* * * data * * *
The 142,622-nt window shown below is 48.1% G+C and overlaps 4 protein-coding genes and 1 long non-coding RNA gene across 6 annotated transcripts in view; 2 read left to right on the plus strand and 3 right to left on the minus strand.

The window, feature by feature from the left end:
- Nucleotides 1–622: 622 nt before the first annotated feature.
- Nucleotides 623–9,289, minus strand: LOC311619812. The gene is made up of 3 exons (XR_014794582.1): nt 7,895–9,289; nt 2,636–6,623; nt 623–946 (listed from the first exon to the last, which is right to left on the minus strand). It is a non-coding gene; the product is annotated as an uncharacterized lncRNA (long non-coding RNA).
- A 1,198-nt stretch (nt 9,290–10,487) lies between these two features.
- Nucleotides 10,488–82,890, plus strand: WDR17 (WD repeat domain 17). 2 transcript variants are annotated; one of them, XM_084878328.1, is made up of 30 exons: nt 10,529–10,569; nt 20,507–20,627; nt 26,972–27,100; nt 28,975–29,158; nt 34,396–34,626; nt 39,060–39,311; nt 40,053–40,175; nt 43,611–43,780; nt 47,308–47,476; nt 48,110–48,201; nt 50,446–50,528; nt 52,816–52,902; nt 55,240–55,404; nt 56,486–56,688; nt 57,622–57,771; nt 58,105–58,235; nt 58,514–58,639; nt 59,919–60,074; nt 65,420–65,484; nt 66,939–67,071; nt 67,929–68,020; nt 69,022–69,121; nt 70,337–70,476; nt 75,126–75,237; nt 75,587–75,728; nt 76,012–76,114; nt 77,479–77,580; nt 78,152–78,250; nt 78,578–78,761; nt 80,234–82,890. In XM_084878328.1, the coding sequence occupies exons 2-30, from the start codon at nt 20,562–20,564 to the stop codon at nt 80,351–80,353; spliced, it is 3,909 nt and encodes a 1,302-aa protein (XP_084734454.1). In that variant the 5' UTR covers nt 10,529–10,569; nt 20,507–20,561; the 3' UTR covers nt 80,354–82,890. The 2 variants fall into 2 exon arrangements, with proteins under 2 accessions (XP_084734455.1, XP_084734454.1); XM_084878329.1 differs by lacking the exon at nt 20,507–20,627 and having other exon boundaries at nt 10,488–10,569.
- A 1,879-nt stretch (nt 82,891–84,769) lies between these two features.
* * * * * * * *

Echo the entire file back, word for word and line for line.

The 142,622-nt window shown below is 48.1% G+C and overlaps 4 protein-coding genes and 1 long non-coding RNA gene across 6 annotated transcripts in view; 2 read left to right on the plus strand and 3 right to left on the minus strand.

The window, feature by feature from the left end:
- Nucleotides 1–622: 622 nt before the first annotated feature.
- Nucleotides 623–9,289, minus strand: LOC311619812. The gene is made up of 3 exons (XR_014794582.1): nt 7,895–9,289; nt 2,636–6,623; nt 623–946 (listed from the first exon to the last, which is right to left on the minus strand). It is a non-coding gene; the product is annotated as an uncharacterized lncRNA (long non-coding RNA).
- A 1,198-nt stretch (nt 9,290–10,487) lies between these two features.
- Nucleotides 10,488–82,890, plus strand: WDR17 (WD repeat domain 17). 2 transcript variants are annotated; one of them, XM_084878328.1, is made up of 30 exons: nt 10,529–10,569; nt 20,507–20,627; nt 26,972–27,100; nt 28,975–29,158; nt 34,396–34,626; nt 39,060–39,311; nt 40,053–40,175; nt 43,611–43,780; nt 47,308–47,476; nt 48,110–48,201; nt 50,446–50,528; nt 52,816–52,902; nt 55,240–55,404; nt 56,486–56,688; nt 57,622–57,771; nt 58,105–58,235; nt 58,514–58,639; nt 59,919–60,074; nt 65,420–65,484; nt 66,939–67,071; nt 67,929–68,020; nt 69,022–69,121; nt 70,337–70,476; nt 75,126–75,237; nt 75,587–75,728; nt 76,012–76,114; nt 77,479–77,580; nt 78,152–78,250; nt 78,578–78,761; nt 80,234–82,890. In XM_084878328.1, the coding sequence occupies exons 2-30, from the start codon at nt 20,562–20,564 to the stop codon at nt 80,351–80,353; spliced, it is 3,909 nt and encodes a 1,302-aa protein (XP_084734454.1). In that variant the 5' UTR covers nt 10,529–10,569; nt 20,507–20,561; the 3' UTR covers nt 80,354–82,890. The 2 variants fall into 2 exon arrangements, with proteins under 2 accessions (XP_084734455.1, XP_084734454.1); XM_084878329.1 differs by lacking the exon at nt 20,507–20,627 and having other exon boundaries at nt 10,488–10,569.
- A 1,879-nt stretch (nt 82,891–84,769) lies between these two features.